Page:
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Canada's Ontario government cuts basic income project short

Canada's Ontario government cuts basic income project short

A Canadian province has made a decision to end its basic universal income program, which was launched in 2017, after lawmakers decided it was "not sustainable".

"When you're encouraging people to accept money without strings attached, it really doesn't send the message that I think our ministry and our government wants to send".

About 4,000 people were involved in this program from a range of cities, people living on less than $34,000. That translates to a minimum annual income of $17,000 in Canadian dollars (about $13,000 US) for single people, $24,000 for married couples.

Though the Progressive Conservatives had promised to preserve the pilot project, Social Services Minister Lisa MacLeod said the government reversed course after hearing from ministry staff that the program didn't help people become "independent contributors to the economy".

Basic income programmes are being tested out around the world.

He's one of about a thousand Hamiltonians receiving guaranteed income through the study. "Hell no", she said.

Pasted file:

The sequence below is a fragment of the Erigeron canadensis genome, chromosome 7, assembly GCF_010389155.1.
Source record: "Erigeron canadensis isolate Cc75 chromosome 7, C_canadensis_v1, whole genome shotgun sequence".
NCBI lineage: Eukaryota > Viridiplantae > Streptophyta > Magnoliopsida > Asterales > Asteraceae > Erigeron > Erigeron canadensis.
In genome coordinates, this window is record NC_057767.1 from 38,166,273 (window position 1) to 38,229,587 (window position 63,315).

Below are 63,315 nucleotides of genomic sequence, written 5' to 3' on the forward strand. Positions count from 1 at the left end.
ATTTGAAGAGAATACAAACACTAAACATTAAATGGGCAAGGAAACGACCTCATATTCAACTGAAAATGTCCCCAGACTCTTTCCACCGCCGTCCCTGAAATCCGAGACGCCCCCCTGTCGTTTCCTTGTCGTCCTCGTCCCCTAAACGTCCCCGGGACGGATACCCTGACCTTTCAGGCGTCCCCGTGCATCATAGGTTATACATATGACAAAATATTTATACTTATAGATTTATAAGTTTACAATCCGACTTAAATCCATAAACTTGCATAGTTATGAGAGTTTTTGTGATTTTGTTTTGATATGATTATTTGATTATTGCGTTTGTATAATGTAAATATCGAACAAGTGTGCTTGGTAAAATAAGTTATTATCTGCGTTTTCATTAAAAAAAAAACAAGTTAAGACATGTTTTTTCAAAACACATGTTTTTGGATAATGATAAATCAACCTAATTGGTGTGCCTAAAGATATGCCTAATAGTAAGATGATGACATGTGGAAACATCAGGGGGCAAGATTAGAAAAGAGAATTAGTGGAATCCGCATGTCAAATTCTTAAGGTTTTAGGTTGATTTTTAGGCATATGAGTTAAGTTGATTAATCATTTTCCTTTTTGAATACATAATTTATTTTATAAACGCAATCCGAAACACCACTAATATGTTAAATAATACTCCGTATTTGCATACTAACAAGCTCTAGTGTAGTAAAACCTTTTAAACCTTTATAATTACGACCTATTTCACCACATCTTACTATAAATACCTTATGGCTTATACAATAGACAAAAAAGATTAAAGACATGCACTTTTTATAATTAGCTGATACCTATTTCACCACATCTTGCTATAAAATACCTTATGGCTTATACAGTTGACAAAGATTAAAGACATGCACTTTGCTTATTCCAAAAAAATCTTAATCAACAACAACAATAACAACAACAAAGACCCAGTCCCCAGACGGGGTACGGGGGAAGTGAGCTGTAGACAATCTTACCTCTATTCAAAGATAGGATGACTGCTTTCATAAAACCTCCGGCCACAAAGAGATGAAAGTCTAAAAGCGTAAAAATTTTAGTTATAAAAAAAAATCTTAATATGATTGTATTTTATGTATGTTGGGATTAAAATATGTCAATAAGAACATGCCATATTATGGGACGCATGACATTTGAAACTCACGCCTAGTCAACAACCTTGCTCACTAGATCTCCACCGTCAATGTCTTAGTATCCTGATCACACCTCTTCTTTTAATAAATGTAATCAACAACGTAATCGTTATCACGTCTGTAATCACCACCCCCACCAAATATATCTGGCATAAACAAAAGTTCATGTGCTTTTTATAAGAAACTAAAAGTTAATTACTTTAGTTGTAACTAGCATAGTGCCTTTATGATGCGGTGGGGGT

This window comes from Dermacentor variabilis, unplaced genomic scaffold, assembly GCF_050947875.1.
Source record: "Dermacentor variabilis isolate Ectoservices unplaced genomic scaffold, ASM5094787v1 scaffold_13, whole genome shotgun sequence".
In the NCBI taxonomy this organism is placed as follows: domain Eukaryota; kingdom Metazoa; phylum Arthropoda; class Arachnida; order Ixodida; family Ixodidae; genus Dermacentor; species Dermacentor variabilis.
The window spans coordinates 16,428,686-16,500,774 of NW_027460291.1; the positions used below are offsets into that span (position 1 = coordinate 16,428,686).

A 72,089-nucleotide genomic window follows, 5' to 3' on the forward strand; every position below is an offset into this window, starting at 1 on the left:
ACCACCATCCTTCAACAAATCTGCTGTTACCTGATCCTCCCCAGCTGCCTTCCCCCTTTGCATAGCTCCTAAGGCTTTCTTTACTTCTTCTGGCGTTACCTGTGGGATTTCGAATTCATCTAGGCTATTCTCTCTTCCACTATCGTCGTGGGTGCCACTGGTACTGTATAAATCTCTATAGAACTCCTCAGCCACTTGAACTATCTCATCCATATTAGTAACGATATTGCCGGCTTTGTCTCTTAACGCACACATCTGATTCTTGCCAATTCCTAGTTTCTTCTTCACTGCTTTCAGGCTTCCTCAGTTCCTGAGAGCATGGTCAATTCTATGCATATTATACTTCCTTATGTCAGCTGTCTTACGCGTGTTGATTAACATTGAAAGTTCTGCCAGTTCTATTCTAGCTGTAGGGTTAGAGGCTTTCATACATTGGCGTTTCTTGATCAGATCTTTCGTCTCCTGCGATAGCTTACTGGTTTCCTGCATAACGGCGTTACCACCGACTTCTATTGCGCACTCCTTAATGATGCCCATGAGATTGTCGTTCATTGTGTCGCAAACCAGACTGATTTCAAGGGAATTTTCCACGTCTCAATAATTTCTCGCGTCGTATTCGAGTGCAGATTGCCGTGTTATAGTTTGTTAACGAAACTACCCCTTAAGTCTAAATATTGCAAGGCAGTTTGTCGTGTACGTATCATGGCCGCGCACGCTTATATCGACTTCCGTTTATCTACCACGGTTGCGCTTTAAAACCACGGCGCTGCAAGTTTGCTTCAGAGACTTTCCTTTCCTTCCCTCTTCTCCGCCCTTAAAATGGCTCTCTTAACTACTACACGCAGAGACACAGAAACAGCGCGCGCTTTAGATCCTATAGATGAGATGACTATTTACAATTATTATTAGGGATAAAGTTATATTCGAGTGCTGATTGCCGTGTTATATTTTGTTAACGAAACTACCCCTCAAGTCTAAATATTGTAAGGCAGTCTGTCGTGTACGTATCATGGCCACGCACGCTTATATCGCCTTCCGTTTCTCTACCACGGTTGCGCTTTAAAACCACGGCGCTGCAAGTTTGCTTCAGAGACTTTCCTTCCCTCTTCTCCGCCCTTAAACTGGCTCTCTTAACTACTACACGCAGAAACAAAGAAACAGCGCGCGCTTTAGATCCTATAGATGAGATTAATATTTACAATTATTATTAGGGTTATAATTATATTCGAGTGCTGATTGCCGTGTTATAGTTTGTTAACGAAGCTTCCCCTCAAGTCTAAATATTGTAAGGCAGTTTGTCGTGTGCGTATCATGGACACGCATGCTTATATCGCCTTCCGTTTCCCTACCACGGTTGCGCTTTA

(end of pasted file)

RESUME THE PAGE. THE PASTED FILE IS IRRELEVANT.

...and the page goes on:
In a supplied backgrounder, the government states it will "wind down" the Ontario basic income pilot project. Numerous program's participants seemed shocked and frustrated to learn that their monetary plan for the next three years was being thrown out the window.

Conservative Sen. Hugh Segal is a big proponent of a guaranteed basic income program
Conservative Sen. Hugh Segal is a big proponent of a guaranteed basic income program

On Wednesday, when asked about breaking that promise, Social Services Minister Lisa MacLeod told the legislature "we made a tough decision that is going to be right for the people, but it was a hard decision to make".

"Our plan will help get people back to work and keep them working, while supporting people with disabilities to work when they are able and participate in their communities", said MacLeod.

The PC Party has now introduced an accelerated 100-day deadline to develop and announce a "sustainable" social assistance program.

The Ottawa Food Bank says it's disappointed in the decision by Ontario's PC government to cancel a basic income pilot project, and to pull back on planned increases to social assistance rates.

Interim Liberal Leader John Fraser said the Tories had done nothing but tear things down and would continue to do so. MacLeod suggested the basic income pilot was a disincentive to people to find work.

Losing the program is going to make those plans more hard, she said.

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